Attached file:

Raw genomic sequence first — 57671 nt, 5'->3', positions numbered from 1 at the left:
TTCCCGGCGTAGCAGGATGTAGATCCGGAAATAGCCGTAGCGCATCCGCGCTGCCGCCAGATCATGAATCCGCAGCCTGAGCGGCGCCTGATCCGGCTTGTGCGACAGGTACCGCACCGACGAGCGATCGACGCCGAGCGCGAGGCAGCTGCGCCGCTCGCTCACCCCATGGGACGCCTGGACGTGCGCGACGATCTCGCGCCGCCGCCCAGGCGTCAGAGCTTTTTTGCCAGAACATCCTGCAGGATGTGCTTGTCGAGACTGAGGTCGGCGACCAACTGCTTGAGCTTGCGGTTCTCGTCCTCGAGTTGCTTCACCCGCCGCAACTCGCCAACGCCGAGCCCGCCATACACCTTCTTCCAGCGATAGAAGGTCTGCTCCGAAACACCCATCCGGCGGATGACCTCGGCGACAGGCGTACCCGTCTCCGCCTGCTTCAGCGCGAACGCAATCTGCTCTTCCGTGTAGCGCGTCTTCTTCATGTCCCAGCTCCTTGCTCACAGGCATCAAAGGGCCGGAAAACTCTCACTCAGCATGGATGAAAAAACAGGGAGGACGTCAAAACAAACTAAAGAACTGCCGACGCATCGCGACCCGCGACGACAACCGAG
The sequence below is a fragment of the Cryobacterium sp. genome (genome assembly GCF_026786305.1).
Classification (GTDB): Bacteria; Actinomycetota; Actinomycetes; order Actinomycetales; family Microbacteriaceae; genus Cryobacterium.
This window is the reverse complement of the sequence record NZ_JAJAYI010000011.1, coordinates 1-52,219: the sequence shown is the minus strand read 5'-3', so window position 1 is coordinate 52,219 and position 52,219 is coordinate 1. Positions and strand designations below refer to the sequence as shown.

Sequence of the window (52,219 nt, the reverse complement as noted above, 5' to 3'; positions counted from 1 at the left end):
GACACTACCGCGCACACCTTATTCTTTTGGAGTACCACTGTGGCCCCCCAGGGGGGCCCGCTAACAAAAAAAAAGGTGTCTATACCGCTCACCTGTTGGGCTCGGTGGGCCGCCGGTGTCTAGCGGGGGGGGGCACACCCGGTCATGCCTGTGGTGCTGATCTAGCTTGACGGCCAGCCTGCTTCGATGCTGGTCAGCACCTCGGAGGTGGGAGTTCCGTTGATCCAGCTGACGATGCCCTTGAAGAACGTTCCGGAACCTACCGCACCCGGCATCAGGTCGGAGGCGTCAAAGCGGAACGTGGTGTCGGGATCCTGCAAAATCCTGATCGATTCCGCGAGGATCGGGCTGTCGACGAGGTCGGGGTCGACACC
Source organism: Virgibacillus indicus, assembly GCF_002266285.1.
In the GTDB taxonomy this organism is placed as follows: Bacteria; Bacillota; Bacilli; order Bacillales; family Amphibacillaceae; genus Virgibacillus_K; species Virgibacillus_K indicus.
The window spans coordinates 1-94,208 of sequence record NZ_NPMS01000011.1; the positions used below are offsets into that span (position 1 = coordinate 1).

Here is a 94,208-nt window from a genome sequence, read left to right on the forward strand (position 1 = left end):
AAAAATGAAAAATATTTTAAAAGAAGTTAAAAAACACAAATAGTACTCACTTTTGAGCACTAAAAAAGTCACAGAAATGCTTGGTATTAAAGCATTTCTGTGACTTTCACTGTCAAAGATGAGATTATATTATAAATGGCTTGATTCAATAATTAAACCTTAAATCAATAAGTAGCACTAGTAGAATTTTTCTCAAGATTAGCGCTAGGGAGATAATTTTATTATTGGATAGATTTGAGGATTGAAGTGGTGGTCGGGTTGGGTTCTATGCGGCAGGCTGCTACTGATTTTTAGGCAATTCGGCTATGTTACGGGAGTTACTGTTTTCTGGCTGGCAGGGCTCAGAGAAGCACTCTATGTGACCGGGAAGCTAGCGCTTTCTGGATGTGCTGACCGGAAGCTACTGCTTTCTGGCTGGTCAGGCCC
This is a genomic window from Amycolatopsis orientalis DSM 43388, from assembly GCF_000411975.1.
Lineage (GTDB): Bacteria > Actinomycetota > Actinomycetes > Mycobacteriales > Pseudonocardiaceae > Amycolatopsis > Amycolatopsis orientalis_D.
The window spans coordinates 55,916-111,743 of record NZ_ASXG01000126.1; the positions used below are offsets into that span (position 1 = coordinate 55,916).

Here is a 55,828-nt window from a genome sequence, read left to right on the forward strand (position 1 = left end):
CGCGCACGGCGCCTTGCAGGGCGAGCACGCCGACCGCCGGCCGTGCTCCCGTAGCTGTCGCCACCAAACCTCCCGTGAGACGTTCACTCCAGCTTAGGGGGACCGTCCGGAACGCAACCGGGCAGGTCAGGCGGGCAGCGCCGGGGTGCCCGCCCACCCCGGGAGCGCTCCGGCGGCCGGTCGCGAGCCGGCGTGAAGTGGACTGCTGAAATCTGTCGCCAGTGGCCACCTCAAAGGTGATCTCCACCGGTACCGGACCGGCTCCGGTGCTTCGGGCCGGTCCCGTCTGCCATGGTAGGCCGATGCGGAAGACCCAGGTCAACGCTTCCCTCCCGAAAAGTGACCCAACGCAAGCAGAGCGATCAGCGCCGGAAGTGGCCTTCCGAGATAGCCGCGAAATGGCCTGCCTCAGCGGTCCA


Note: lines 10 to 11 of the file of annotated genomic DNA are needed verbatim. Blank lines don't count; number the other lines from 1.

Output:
The window spans coordinates 1-94,208 of sequence record NZ_NPMS01000011.1; the positions used below are offsets into that span (position 1 = coordinate 1).

Here is a 94,208-nt window from a genome sequence, read left to right on the forward strand (position 1 = left end):